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I am trying to implement the following in MIPS

X is a two-dimensional array (matrix) of double-precision floating-point numbers and Y is two-dimensional array of 32-bit integers. Trying to write code for the following

Z= (X[i][j] + Y[i][j])

Now I dont know how to declare these arrays in MIPS:

So far I have written some of the main program but dont know how to implement them in the .data section


mtc1 $0, $f0
 cvt.d.w $f0, $f0
  # $a1 is the address of the first element of x
  l.a $r1, $a1
  # $a2 is the address of the first element of y
  l.a $r2, $a2
  addi $r4, $0, 30
  add.d $f8, $f0, $f0
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How about finding and reading assembly documentation? –  Alexey Frunze Aug 7 '12 at 12:20
possible duplicate of is it possible to declare such 2D arrays in MIPS assembly? –  Paul R Aug 7 '12 at 12:20
@AlexeyFrunze - I did but cant find any information –  Bic B Aug 7 '12 at 12:23
@PaulR dont know?? –  Bic B Aug 7 '12 at 12:25
@Amber: you shouldn't really delete questions if people have already gone to the trouble of providing answers. Instead of posting an almost duplicate question you should have gone back and edited the original question to improve it and get more/better answers. –  Paul R Aug 7 '12 at 12:58

1 Answer 1

2D arrays aren't that bad. The trick is to deal with one dimension at a time. If you have the size of each element, and the size of each dimension, the math is simple. Add the product of the row index(zero based), row size and element size (in bytes) to your base address. This will be the base address of the row you want. Add the product of the column index and element size to that and you have the address of the element.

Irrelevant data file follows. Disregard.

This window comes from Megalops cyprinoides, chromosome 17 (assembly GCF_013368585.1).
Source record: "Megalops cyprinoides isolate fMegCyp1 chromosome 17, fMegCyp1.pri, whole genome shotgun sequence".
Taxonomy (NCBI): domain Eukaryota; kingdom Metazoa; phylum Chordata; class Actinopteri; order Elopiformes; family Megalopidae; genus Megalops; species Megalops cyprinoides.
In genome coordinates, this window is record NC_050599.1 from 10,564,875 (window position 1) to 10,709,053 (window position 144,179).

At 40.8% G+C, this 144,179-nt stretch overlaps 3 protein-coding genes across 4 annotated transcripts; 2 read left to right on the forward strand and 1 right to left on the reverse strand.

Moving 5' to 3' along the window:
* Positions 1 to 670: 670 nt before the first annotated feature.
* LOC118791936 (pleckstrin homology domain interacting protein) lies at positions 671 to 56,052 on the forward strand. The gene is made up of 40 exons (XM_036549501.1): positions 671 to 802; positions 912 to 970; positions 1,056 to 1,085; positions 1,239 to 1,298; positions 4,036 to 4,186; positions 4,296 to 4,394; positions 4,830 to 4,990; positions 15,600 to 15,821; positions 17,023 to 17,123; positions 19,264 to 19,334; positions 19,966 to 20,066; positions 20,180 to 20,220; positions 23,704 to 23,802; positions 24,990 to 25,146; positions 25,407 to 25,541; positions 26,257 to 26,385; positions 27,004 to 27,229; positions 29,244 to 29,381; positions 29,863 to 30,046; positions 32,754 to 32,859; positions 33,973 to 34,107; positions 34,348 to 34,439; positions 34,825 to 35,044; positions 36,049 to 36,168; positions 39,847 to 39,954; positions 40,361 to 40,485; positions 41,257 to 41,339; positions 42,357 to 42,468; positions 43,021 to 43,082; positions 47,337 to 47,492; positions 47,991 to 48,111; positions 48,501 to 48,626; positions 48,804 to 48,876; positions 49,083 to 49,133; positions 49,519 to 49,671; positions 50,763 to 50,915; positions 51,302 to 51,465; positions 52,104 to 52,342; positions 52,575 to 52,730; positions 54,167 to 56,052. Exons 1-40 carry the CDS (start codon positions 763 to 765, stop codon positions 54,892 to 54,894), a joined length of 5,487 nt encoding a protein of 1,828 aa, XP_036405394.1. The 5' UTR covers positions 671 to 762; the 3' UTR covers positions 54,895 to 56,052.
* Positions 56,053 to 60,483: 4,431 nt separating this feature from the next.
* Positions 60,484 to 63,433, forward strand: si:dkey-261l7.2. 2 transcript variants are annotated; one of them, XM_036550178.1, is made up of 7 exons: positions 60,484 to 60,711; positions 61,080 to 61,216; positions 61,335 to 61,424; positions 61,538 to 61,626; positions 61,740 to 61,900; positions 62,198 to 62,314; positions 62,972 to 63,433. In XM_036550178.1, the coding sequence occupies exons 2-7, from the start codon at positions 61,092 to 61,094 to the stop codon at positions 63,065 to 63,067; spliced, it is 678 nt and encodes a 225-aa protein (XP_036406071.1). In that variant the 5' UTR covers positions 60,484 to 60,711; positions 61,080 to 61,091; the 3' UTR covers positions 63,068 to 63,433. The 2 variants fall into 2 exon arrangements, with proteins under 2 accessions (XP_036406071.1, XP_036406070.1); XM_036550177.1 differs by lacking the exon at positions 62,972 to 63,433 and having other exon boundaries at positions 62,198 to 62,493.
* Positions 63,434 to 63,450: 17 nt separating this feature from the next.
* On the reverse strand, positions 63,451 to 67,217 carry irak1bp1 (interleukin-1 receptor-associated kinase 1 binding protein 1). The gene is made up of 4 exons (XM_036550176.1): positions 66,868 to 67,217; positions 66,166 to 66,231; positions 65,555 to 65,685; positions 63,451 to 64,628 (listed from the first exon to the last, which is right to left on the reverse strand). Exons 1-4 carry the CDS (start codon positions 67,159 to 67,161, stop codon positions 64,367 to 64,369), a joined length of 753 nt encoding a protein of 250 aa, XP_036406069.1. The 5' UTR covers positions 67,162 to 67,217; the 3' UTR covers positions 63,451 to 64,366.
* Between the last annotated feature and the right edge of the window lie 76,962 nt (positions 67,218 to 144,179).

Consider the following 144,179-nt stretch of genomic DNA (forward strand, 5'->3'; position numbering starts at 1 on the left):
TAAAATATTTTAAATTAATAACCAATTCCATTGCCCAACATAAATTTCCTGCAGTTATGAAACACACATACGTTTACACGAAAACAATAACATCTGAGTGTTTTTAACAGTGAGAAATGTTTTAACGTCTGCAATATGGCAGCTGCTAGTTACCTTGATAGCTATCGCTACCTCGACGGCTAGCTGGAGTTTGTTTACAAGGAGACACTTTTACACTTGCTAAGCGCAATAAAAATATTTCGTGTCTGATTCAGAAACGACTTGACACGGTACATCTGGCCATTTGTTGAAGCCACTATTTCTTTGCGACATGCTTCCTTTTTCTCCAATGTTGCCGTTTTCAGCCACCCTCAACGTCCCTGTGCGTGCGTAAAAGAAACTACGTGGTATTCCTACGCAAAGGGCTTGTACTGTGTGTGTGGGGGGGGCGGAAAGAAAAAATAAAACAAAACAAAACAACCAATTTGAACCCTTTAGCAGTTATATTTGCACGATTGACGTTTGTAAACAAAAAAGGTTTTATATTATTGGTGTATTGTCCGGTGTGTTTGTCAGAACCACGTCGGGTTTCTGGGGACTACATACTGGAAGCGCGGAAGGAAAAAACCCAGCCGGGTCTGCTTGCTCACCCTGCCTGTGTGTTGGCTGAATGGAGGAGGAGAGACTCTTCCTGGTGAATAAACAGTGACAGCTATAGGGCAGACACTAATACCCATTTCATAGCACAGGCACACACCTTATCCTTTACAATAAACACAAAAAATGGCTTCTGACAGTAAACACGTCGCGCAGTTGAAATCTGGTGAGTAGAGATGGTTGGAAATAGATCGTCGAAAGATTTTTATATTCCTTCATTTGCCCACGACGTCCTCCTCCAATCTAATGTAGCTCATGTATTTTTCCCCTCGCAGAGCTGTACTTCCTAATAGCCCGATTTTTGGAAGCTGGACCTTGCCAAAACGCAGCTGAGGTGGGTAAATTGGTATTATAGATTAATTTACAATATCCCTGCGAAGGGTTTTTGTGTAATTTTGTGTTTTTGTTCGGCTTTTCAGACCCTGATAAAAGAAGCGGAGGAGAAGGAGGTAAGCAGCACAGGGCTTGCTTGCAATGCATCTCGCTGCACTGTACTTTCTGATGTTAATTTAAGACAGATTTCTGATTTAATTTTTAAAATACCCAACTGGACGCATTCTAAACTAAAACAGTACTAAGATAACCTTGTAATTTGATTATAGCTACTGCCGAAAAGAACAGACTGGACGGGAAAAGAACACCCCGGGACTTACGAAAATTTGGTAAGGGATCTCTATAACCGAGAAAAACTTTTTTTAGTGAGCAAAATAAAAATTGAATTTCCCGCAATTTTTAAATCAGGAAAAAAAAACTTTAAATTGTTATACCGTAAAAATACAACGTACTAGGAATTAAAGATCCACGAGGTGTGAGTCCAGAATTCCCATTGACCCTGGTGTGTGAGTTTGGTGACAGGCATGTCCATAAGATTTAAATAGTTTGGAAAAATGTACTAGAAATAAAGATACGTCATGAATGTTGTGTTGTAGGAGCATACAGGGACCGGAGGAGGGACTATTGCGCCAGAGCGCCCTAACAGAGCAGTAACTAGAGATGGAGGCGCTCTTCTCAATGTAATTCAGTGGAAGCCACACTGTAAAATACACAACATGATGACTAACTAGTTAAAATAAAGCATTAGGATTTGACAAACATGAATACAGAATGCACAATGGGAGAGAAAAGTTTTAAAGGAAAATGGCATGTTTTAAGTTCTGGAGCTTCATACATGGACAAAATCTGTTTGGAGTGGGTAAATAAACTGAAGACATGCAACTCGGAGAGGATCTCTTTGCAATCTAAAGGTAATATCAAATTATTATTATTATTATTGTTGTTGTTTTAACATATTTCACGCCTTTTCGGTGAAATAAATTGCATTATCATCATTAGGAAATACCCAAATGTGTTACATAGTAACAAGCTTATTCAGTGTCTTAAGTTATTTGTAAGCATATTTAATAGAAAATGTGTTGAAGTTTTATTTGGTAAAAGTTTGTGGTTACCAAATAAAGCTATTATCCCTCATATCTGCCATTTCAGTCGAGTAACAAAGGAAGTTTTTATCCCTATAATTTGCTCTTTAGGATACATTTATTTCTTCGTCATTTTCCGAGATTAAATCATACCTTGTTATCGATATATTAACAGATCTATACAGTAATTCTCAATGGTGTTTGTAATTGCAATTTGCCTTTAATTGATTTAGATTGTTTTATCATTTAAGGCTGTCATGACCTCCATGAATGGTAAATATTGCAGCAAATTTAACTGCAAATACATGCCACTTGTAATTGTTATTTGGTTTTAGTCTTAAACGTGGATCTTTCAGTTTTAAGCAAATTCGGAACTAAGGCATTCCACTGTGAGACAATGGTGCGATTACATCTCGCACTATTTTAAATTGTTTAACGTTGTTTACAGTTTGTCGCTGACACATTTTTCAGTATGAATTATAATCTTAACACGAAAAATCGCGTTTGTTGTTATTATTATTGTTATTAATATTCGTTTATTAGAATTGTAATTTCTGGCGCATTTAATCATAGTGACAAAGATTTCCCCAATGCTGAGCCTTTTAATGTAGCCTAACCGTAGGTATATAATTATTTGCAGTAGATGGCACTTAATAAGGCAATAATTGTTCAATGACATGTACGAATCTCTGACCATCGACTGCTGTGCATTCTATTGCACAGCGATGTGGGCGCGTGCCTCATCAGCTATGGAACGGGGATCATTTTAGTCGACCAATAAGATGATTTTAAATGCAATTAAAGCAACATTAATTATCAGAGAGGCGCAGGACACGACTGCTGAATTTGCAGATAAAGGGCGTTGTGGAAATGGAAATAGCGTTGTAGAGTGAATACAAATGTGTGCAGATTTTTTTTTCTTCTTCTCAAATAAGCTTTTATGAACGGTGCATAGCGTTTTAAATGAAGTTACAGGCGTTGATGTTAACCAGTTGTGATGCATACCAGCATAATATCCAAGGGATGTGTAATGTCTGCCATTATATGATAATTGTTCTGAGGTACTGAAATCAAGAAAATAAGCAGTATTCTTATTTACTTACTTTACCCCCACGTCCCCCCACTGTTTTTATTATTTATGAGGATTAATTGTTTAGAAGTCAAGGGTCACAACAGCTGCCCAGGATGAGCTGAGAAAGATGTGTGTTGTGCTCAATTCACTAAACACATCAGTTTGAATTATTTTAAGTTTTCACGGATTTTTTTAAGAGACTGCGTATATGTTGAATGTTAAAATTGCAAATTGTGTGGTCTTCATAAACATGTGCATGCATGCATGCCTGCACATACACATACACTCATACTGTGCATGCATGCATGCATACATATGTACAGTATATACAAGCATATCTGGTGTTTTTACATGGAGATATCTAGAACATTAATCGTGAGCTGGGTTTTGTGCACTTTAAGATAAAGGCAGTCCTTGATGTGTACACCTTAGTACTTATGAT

As for the data segment, just reserve the total size of the array. For example if you need space for a 3x4, reserve 12 elements. If you're using integers, array: .word 0:12 will do what you need.

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2D arrays are that bad. They eat your babies. They cause global warming, hurricanes, athlete's foot, itches behind your ear and thunderstorms whenever Thor encounters one. They're an abomination of C/C++ programming and every true assembly programmer should shun them. Compiler output contains no 2D arrays. Assembly addressing modes know nothing about 2D arrays. If Turing had wanted us to use 2D arrays he'd invented the floppy disk not the tape. How hard is it to translate from (x, y) to x + width * y ... –  FrankH. Aug 7 '12 at 15:30

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